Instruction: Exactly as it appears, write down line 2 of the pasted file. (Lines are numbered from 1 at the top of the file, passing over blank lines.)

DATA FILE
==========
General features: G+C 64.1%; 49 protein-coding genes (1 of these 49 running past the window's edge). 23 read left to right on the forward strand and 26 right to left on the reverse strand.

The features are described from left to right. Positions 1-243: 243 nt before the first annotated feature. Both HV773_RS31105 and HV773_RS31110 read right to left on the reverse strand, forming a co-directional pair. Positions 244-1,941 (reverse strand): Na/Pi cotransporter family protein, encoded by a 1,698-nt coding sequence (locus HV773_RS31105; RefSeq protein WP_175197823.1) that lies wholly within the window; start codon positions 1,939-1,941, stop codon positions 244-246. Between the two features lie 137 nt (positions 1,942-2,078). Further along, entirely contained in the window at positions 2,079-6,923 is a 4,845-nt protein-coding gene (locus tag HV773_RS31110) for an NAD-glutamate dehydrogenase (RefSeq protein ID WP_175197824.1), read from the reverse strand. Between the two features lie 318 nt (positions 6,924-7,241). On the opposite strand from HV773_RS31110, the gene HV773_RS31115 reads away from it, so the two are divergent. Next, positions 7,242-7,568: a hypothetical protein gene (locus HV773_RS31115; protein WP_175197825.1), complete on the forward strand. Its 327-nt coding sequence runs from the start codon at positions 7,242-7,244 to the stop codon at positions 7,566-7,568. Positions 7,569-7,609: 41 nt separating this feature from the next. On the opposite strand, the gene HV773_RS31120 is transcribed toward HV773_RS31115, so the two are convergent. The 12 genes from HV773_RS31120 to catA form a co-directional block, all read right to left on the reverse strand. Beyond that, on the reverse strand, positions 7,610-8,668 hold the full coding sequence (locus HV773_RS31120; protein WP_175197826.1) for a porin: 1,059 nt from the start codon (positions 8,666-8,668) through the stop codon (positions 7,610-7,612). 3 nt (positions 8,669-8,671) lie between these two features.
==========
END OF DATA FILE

The features are described from left to right. Positions 1-243: 243 nt before the first annotated feature. Both HV773_RS31105 and HV773_RS31110 read right to left on the reverse strand, forming a co-directional pair. Positions 244-1,941 (reverse strand): Na/Pi cotransporter family protein, encoded by a 1,698-nt coding sequence (locus HV773_RS31105; RefSeq protein WP_175197823.1) that lies wholly within the window; start codon positions 1,939-1,941, stop codon positions 244-246. Between the two features lie 137 nt (positions 1,942-2,078). Further along, entirely contained in the window at positions 2,079-6,923 is a 4,845-nt protein-coding gene (locus tag HV773_RS31110) for an NAD-glutamate dehydrogenase (RefSeq protein ID WP_175197824.1), read from the reverse strand. Between the two features lie 318 nt (positions 6,924-7,241). On the opposite strand from HV773_RS31110, the gene HV773_RS31115 reads away from it, so the two are divergent. Next, positions 7,242-7,568: a hypothetical protein gene (locus HV773_RS31115; protein WP_175197825.1), complete on the forward strand. Its 327-nt coding sequence runs from the start codon at positions 7,242-7,244 to the stop codon at positions 7,566-7,568. Positions 7,569-7,609: 41 nt separating this feature from the next. On the opposite strand, the gene HV773_RS31120 is transcribed toward HV773_RS31115, so the two are convergent. The 12 genes from HV773_RS31120 to catA form a co-directional block, all read right to left on the reverse strand. Beyond that, on the reverse strand, positions 7,610-8,668 hold the full coding sequence (locus HV773_RS31120; protein WP_175197826.1) for a porin: 1,059 nt from the start codon (positions 8,666-8,668) through the stop codon (positions 7,610-7,612). 3 nt (positions 8,669-8,671) lie between these two features.